Emory Report
January 28, 2008
Volume 60, Number 17

On his desk
Between his work in gaming competency and having a wife who is a computer scientist, Michael Prietula doesn’t consider an old machine’s destiny to be the landfill or recycling. He considers them collectibles and is proud of the “antiques” he’s gathered at home and work. Here’s what you can find on his desk at Emory:

1. Original Macintosh
2. iMacs
3. Mac II
4. Next Cube
5. Nextstation

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January 28, 2008
Diving into different fields: Professor perfects practice, comes up with new entities

By amye walters

Before becoming a professor at Emory, Michael Prietula taught at a very different level: below the Atlantic Ocean’s surface. With a family based in Jacksonville, Fla., Prietula was “always into water sports.” His initial exposure to scuba diving was with instructors from the nearby Mayport Naval Station, and he soon became a certified PADI instructor. Prietula continues to dive recreationally, but focuses his teaching efforts on dry land.

Though well-known for its engineering program, Carnegie Mellon University has the country’s oldest drama department. While teaching in the business school there, Prietula built an acting course to improve his students’ communication skills. The course, which is still offered, was unique in that it truly was an acting class that developed all the skills needed to communicate, rather than a business communication class. Prietula had the vision that certain dramatic skills translated well to a life off the stage, whether that meant a boardroom, an interview or a research environment.

Since joining Goizueta Business School six years ago, Prietula has brought similar innovation to this campus. Last year he ran an international conference, gathering the world’s leading social science computational modelers at Emory.

In addition to serving as a professor of information systems and operations management, Prietula is an adjunct professor of psychology. His “Psychology of Technology” course will be a component of the University’s partnering with iTunes U. In remodeling the course, Prietula turned to his students. Their study project looked at the best uses to apply when iTunes U launches.

As evidenced in the courses he’s created, Prietula has a habit of combining elements of differing fields into his own freestanding entity. He also takes this approach in his research endeavors. Prietula, along with Jim Buehler, a research professor and physician in the Department of Epidemiology, are members of a team that chase disasters to study the relationship between public health issues, information flow and technology. On another project, he is on a team studying emergency operations centers and building a “virtual EOC” computer simulation platform.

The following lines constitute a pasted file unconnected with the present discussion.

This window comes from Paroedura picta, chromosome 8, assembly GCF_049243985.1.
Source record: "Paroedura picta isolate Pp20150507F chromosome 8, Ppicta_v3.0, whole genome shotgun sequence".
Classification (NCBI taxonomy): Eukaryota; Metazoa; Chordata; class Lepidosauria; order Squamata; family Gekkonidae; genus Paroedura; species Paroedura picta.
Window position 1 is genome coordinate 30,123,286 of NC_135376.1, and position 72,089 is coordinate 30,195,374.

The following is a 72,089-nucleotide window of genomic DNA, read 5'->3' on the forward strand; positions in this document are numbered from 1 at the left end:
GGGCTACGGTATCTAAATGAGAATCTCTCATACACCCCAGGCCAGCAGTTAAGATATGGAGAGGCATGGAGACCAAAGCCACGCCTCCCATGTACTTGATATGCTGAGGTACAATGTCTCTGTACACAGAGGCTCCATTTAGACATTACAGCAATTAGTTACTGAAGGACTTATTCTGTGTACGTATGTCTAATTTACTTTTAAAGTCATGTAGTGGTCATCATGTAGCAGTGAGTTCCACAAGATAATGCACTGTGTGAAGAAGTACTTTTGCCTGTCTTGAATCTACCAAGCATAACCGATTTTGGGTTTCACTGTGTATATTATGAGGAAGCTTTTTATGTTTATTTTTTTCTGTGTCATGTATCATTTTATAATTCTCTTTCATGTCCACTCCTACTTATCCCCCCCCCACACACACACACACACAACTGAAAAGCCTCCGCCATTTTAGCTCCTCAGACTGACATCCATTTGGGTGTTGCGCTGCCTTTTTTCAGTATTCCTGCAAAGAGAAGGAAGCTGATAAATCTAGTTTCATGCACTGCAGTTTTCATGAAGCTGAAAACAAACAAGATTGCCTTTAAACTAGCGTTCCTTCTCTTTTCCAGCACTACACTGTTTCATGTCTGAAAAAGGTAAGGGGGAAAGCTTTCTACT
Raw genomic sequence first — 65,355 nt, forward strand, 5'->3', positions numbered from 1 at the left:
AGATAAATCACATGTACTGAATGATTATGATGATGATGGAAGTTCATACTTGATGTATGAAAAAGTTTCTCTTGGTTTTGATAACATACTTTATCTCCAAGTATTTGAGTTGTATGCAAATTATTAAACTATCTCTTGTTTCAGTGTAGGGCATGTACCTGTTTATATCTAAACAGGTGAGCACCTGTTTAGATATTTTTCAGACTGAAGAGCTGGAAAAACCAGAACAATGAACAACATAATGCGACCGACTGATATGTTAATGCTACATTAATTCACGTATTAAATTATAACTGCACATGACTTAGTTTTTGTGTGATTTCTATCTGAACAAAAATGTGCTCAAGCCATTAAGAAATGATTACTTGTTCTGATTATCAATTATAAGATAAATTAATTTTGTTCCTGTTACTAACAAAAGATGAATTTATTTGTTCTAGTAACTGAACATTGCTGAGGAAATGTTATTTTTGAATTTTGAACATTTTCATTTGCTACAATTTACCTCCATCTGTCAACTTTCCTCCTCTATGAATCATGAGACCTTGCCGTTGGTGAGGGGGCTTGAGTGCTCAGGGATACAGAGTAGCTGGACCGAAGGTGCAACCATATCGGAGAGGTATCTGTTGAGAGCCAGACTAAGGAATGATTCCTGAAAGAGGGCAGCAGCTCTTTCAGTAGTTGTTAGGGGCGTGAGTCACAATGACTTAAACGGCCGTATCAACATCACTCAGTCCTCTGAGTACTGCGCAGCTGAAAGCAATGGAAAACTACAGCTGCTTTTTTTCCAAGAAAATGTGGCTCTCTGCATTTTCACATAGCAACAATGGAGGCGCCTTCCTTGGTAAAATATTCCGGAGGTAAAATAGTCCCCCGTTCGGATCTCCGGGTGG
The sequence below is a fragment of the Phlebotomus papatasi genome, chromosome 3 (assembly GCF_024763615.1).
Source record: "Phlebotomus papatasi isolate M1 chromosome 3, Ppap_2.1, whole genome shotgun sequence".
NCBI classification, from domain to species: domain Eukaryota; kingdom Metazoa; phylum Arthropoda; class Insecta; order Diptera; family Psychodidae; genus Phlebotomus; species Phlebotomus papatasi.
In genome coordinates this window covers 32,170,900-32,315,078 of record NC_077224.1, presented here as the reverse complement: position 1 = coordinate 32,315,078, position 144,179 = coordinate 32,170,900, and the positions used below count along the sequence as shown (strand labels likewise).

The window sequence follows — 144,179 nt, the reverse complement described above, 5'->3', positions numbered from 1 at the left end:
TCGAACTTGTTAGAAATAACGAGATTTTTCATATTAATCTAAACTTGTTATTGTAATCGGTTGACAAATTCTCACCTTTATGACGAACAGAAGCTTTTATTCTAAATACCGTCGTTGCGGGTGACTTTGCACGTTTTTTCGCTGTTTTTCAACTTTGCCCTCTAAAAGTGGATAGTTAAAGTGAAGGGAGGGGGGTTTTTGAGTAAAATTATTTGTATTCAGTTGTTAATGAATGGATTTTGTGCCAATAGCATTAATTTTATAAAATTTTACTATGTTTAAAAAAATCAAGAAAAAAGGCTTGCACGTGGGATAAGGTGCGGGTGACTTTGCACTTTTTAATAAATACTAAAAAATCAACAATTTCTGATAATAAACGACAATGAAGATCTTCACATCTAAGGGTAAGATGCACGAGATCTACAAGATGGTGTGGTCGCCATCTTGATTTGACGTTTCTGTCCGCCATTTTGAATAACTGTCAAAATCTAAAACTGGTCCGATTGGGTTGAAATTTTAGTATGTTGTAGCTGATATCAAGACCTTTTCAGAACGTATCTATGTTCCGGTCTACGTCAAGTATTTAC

Reconnecting with his contacts at Carnegie Mellon, Prietula is working with an old friend, Don Marinelli, a co-director of the school’s Entertainment Technology Center. The pair, along with Buehler, are bringing a novel approach to the One Laptop Per Child project. “We want Emory to be at the forefront in developing public health games for kids in developing countries,” says Prietula.

From language to cultural differences to varying public health needs, much consideration is necessary during development. When designing these games, Prietula and his colleagues must contemplate what issues are at hand: safe drinking water or AIDS education; which characters appear within the game; should an elder or friends be the teaching mechanisms? The Entertainment Technology Center will work with the Emory team and implement it as a game.

These researchers are just getting started on this project and recruiting their team, Prietula says. Worldwide integration will take years. Where many would find this a daunting challenge, Prietula exudes obvious enthusiasm over the idea of “making a game and changing the world.”

Much of Prietula’s work is centered around the study of expertise and acquisition of skill. In an article published in the July/August 2007 issue of the Harvard Business Review, titled “The Making of an Expert,” Prietula and his co-authors propose that expertise comes from time spent practicing, but practicing in very particular ways: “The journey to truly superior performance is neither for the faint of heart nor for the impatient. The development of genuine expertise requires struggle, sacrifice and honest, often painful self-assessment.” Prietula has found the time to practice many fascinating concepts.